10 signs which may reveal a nutritional deficiency

A glance in the mirror can reveal tell-tale signs that you may be deficient in certain essential vitamins and nutrients. 

Eating a balanced diet is vital to give you energy – and specific nutrients are responsible for healthy skin, hair, nails and gums. 

Our guide to what symptoms to look for when it comes to nutritional shortfalls, will give you a steer on where to top up your diet. But you may need to consult a dietician or doctor to ensure you get the right prescription to correct a deficiency, so you can look as well as feel at your best. 

1. Premature greying hair

Vitamin D can boost your bone health and mood, but what you may not realise, is that low levels of this nutrient can also cause our hair to turn grey early too. A recent study found that low vitamin D levels were associated with premature greying that can begin as early as childhood. It’s hard to get enough sunshine to help your skin produce vitamin D, so you need to ensure you eat plenty of eggs, fish and fortified dairy products, along with a vitamin D3 supplement. 

Copper is also an essential trace mineral when it comes to vibrant hair, as it helps you create melatonin, one of the pigments that gives your hair its colour. Low copper levels, or an underlying medical issue that prevents you from metabolising copper properly, can turn your hair grey. Try snacking on almonds or hazelnuts. 

2. Cracked lips and a sore mouth

Frequently cracked and sore lips that no amount of lip balm seems to touch, might be a sign you have a riboflavin (vitamin B2) deficiency. A lack of this nutrient can manifest as red painful lips, an inflamed mouth with ulcers or a sore throat. Sometimes you the tongue becomes swollen too. If left untreated it can become more serious causing nerve damage with tingling in toes and fingers. You can boost your levels with your diet, by including spinach, eating soft cheeses like goats, camembert and feta. And oily fish like salmon and mackerel.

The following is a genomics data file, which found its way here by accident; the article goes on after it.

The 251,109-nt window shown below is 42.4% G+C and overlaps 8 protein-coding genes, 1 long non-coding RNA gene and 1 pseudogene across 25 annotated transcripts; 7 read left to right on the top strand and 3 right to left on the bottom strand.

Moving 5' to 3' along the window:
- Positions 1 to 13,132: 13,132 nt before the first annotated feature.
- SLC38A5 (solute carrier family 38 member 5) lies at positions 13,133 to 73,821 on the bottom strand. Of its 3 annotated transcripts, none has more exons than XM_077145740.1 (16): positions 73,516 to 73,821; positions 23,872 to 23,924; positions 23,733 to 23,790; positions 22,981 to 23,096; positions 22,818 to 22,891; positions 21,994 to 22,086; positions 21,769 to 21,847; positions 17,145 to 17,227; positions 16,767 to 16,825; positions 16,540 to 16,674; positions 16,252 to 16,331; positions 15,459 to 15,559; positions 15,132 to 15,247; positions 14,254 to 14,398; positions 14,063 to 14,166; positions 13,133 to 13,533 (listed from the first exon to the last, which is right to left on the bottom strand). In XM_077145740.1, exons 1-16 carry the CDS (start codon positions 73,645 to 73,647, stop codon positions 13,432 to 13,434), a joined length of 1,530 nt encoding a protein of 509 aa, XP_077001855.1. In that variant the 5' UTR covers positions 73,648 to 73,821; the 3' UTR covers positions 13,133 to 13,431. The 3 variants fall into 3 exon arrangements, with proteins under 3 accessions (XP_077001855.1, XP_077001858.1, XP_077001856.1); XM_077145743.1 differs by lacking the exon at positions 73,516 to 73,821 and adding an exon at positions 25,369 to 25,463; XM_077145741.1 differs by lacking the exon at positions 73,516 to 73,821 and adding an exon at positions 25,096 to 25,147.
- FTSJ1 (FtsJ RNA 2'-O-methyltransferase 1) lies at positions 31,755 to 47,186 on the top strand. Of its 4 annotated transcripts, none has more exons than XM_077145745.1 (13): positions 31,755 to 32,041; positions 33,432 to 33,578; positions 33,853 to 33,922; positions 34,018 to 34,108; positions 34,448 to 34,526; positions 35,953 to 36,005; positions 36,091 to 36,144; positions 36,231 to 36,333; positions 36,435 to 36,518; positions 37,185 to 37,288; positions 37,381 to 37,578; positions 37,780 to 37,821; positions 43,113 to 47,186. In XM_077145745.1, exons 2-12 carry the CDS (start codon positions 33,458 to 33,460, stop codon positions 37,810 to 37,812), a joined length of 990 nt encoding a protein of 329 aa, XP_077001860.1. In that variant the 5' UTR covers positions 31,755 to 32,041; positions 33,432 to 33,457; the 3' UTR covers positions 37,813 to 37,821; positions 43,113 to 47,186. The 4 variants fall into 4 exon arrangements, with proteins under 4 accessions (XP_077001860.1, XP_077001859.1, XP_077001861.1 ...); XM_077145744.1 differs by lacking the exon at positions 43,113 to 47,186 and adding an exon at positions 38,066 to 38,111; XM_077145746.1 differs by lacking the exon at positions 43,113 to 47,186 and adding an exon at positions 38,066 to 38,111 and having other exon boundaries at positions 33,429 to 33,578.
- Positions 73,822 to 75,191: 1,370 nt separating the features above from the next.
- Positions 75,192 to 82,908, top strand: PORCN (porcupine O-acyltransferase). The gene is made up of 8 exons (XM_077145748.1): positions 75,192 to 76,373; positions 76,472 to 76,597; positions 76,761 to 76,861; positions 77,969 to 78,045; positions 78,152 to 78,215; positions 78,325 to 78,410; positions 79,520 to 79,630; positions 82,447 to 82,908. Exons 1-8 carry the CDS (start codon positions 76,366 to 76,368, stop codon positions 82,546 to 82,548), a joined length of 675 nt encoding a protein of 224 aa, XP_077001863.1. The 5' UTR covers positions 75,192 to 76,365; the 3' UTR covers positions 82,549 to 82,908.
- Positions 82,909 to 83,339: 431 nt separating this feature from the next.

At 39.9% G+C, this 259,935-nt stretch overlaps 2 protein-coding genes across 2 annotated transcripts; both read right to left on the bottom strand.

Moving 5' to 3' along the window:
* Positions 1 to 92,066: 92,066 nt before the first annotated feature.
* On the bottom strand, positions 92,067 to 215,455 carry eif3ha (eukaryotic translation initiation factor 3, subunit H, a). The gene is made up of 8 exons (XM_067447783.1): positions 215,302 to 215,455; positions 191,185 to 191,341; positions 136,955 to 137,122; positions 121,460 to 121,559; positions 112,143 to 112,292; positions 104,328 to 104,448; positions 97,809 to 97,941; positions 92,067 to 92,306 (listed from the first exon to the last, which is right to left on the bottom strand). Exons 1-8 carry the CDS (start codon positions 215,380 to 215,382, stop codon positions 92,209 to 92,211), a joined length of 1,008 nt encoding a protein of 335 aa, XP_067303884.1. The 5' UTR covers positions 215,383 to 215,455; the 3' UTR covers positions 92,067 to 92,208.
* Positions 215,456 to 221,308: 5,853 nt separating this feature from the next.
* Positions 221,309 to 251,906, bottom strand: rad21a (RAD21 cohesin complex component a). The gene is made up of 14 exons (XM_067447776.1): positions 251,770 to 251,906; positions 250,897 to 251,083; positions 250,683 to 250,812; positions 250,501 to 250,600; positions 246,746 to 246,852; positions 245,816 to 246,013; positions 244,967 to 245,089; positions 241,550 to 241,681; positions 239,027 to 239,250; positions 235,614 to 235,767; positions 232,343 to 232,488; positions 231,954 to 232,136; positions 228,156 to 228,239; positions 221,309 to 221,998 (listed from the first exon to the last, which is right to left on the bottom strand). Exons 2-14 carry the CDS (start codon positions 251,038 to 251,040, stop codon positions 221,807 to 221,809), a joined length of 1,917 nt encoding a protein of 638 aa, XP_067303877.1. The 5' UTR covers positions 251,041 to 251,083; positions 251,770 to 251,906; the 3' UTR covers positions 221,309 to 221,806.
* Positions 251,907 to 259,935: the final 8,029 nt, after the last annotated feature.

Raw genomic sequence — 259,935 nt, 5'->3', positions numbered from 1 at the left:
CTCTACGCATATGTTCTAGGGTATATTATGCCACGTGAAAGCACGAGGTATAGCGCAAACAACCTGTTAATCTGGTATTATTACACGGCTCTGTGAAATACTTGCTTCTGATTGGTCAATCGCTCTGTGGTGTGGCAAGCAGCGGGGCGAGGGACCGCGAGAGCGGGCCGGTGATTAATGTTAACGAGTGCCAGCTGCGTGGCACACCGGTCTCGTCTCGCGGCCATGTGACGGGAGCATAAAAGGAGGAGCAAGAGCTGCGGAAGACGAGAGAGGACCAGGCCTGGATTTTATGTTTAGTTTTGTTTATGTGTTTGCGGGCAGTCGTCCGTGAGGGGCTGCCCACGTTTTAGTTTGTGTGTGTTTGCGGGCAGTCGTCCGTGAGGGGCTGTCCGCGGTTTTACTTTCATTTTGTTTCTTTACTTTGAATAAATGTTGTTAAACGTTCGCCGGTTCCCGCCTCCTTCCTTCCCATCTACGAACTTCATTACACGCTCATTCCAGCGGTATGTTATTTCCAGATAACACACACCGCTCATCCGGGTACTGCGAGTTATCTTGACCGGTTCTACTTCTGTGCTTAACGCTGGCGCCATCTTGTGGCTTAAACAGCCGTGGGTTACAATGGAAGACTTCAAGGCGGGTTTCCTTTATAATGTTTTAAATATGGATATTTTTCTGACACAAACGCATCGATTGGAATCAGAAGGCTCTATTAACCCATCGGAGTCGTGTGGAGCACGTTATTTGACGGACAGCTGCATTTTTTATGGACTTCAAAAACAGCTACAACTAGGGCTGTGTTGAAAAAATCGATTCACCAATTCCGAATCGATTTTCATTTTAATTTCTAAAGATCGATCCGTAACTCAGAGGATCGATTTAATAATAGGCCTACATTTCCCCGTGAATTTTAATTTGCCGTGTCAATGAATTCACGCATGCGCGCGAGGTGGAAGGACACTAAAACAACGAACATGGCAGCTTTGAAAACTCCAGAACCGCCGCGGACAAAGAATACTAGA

3. Spots and acne 

If you’re lacking omega-3 fatty acids, which have powerful anti-inflammatory properties, you might find that you have more spots, and persistent acne that doesn’t seem to shift. This is because omega-3s play a role in maintaining your skin’s lipid barrier as well. When working well, your skin’s natural oils have antimicrobial qualities that prevent bacteria from entering, but if there’s a deficiency in omega 3s skin pores can become infected. Foods rich in these fatty acids include chia seeds, walnuts, seafood such as oysters, clams and squid, soya beans and tofu. 

4. Slow to heal wounds

When we are children, cuts and scrapes heal fast. As adults this may take a bit longer, but if wounds don’t seem to be mending, it could be you’re not getting enough protein in your diet.   This is because protein is needed for building and repairing tissue. Lean meat is an obvious source of protein, but other good sources include lentils, tofu, beans, low-fat yoghurts and eggs. 

Vitamin C is also necessary to help wounds heal, such as strawberries, red peppers and grapefruit.